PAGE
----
Chemotherapy can be effective at destroying cancerous tumors — but at what cost? Because the medication is diluted in the bloodstream, high doses are required. Then, once in the body, the chemo drugs attack not only cancer cells but also healthy white and red blood cells that fuel a person’s immune system and grow their hair, nails, and vital organs.
Every year, 61,000 women are diagnosed with uterine cancer, according to the American Society of Clinical Oncology, and new research is paving the way for treatments that bypass the problem of dilution and deliver the medication directly to the tumor.
Mariana Medina-Sanchez, group leader of a team at the Institute for Integrative Nanosciences in Germany, is testing a new delivery technique in which bovine (bull) sperm are loaded with medication and outfitted with tiny harnesses.
How it works
This concept of delivering medication right to the tumor is not new. Other researchers have been investigating using stem cells, bacteria, and other carriers to deliver drugs. However, unlike bacteria, sperm are unlikely to incite an infection or immune system response. Also, sperm propel themselves and are uniquely suited to swim in a woman’s reproductive tract.
In addition, Dr. Medina-Sanchez told HealthCentral in a phone interview, “the sperm has the ability to fuse with somatic cells to deliver the drug at the sub-cellular level, avoiding dilution of the drug with body fluid.” The sperm doesn’t just get the medicine to the tumor; it takes it all the way inside the cell. And if you don’t have to deal with dilution of the medication, then doctors can use a less of it. And if there’s less chemotherapy, there’s likely to be fewer side effects as well.
So, the sperm cells are motile and swimming around in the system, but how do they find the tumor? This is where the iron harness comes in to play. Dr. Medina-Sanchez and her team control the sperm with external magnetic fields that drive the sperm and harnesses to the target. The sperm are the motor and the carriers of the medication, and the researcher or doctor is the driver, controlling the sperm-hybrid’s path and destination.
“The harness has a mechanic release mechanism so that when the sperm hits the tumor walls, the flexible arms are deformed and release the sperm cell,” Haifeng Xu, a Ph.D. student at the institute, said. “Then the sperm starts fusing with the cancer cells as it does with the egg cell.”
Seth M. Pollack, M.D., of Seattle Cancer Care Alliance has particular expertise treating uterine sarcoma, a rare type of uterine cancer. He says the first step of treatment is usually to surgically remove the tumor, but sometimes doctors are unable to remove it all. Chemotherapy is controversial because there are not enough patients to conduct statistically significant randomized trials.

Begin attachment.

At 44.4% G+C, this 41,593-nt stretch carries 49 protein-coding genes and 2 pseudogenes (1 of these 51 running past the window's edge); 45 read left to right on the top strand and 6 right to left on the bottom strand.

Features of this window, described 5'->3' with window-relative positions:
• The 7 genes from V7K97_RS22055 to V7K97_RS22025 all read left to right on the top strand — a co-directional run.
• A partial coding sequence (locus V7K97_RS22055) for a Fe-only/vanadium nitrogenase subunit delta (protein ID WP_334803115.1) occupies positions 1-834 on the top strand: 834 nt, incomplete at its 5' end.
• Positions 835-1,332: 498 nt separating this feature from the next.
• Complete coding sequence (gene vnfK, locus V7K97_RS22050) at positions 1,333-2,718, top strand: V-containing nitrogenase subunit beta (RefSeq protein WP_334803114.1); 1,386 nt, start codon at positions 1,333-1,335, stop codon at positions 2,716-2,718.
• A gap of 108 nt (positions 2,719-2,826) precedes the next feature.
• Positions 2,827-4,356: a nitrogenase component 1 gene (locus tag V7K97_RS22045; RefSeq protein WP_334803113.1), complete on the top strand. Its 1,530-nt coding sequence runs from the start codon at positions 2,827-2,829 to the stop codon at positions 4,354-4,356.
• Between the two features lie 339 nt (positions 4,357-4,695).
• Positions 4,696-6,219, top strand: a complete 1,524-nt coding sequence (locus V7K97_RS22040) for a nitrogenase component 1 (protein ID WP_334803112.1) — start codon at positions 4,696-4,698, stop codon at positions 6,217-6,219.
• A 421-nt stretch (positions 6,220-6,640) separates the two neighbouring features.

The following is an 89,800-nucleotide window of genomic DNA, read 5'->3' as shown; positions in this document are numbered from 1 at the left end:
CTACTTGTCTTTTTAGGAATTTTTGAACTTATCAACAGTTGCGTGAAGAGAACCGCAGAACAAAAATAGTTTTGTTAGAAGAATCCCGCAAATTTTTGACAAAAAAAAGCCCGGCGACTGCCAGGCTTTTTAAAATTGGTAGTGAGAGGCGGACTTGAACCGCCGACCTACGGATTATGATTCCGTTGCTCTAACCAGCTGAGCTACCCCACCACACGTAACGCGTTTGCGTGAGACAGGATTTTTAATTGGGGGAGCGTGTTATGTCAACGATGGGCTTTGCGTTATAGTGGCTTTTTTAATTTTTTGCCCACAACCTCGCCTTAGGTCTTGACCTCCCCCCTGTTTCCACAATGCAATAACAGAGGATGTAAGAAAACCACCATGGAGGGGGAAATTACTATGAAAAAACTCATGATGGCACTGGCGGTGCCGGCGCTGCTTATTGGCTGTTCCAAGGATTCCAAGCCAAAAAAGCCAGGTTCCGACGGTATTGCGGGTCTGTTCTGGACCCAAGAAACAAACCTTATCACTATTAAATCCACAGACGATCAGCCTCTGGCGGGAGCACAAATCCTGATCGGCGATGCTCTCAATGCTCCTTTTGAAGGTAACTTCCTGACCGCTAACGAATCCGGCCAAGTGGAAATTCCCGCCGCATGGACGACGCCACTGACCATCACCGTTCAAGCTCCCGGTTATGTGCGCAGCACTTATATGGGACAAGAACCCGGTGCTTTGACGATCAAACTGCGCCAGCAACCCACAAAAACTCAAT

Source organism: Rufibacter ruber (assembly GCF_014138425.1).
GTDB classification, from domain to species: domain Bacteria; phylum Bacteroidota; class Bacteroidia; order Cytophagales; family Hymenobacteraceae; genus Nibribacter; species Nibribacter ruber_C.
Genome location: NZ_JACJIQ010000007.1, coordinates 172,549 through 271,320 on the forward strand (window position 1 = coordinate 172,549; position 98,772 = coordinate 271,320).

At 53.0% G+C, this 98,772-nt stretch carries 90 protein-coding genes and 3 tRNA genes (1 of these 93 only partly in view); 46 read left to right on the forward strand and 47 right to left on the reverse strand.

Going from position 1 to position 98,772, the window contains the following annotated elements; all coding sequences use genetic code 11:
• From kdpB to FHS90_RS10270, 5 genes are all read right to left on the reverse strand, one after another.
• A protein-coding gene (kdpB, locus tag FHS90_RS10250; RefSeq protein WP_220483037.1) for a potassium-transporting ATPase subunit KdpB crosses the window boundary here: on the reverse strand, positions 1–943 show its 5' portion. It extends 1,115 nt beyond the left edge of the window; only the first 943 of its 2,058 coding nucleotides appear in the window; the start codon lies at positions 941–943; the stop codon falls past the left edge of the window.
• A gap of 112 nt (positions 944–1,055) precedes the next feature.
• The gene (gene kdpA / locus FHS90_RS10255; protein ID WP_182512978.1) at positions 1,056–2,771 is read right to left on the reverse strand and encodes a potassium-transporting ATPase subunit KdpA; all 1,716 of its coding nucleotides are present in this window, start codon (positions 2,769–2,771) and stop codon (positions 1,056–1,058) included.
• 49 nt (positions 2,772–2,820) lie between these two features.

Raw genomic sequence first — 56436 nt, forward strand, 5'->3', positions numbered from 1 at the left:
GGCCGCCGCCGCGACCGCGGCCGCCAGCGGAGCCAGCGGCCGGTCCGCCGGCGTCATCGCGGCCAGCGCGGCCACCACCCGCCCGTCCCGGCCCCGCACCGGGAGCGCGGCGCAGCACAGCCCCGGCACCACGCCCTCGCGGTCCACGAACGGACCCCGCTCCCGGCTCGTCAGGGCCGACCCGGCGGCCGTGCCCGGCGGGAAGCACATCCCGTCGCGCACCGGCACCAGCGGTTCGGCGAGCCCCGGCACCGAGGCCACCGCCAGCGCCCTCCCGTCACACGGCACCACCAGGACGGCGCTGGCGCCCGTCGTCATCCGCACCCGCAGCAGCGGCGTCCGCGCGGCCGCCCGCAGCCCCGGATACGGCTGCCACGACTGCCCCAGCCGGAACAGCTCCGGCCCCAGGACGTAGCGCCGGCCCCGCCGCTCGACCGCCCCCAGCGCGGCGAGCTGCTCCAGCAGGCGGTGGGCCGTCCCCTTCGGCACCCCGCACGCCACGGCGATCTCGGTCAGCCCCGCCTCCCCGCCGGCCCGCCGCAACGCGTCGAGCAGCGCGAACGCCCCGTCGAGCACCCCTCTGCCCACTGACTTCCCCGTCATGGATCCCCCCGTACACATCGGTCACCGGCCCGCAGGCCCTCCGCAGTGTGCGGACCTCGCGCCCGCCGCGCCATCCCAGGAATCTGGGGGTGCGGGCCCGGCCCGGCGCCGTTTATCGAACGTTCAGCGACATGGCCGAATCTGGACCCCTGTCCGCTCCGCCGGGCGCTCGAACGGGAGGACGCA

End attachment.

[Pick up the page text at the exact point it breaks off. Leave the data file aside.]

“These tumors can be locally advanced, meaning that they are surgically unresectable, but they haven’t spread to distant places,” Dr. Pollack said in a phone interview with HealthCentral. “In that situation, I think a new local delivery method like this sperm hybridization would be promising.”
Where did this idea come from?
How did Dr. Medina-Sanchez and her team decide to try using sperm to help treat gynecological cancers, like cancer of the uterus? It started in 2009 when the institute’s director, Professor Oliver G. Schmidt, Ph.D., who had been developing micro tubes powered by catalytic reactions that created bubbles to move them forward, came up with idea of using sperm for propulsion.
“They found that sperm was one of the best swimmers at this small scale,” says Dr. Medina-Sanchez. “The first demonstration was in 2013 when the magnetic micro tube was coupled to a motile sperm cell from a bull and, by using magnetic fields it was possible to guide them and separate them in the fluidic channel.”
In 2016, the team was able to transport immotile sperm in a petri dish using magnetic fields.
Years later, they’ve tested this sperm-hybrid system in the lab. But when will this treatment become standard in humans battling diseases like uterine and cervical cancer?
What comes next?
The researchers still face a few obstacles. One of the biggest remaining questions is: What happens with the itty-bitty harnesses when they’re released and left in the patient’s body? Currently, they’re made of a polymer material coated with a thin film of iron. Dr. Medina-Sanchez and her team are working on replacing the polymer with a biodegradable material.
Second, in order to navigate the sperm to the tumor, researchers need to be able to see inside the woman’s reproductive tract. This could be done with an ultrasound, magnetic resonance (MRI), or an infrared system, but the current resolution of these systems is not strong enough to see the tiny micro models they’re dealing with. The researchers can’t drive the little swimmers if they can’t see them, the road, or where they’re going. They’re currently looking to find a better way to track these models in real time.
Third, the researchers have previously worked to direct one sperm at a time, but with larger cancers and tumors, they’ll need to transport multiple sperm to control the dose of the drug.
When these problems are addressed, researchers will need to ensure the system will work on animals, and then humans. But someday, these little swimmers with their little harnesses could be the latest fighters in the battle against uterine and other gynecological cancers.
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Katherine Malmo is an author and adoptive mom who was diagnosed with inflammatory breast cancer 12 years ago. Her memoir, “Who in This Room: The Realities of Cancer, Fish, and Demolition,” was published in 2011 and a finalist for the Washington State Book Award. These days, she follows a strict health regimen and describes herself as “self-sustaining high maintenance.” You can follow her on Twitter @katherinemalmo or Facebook or visit her website, katherinemalmo.com.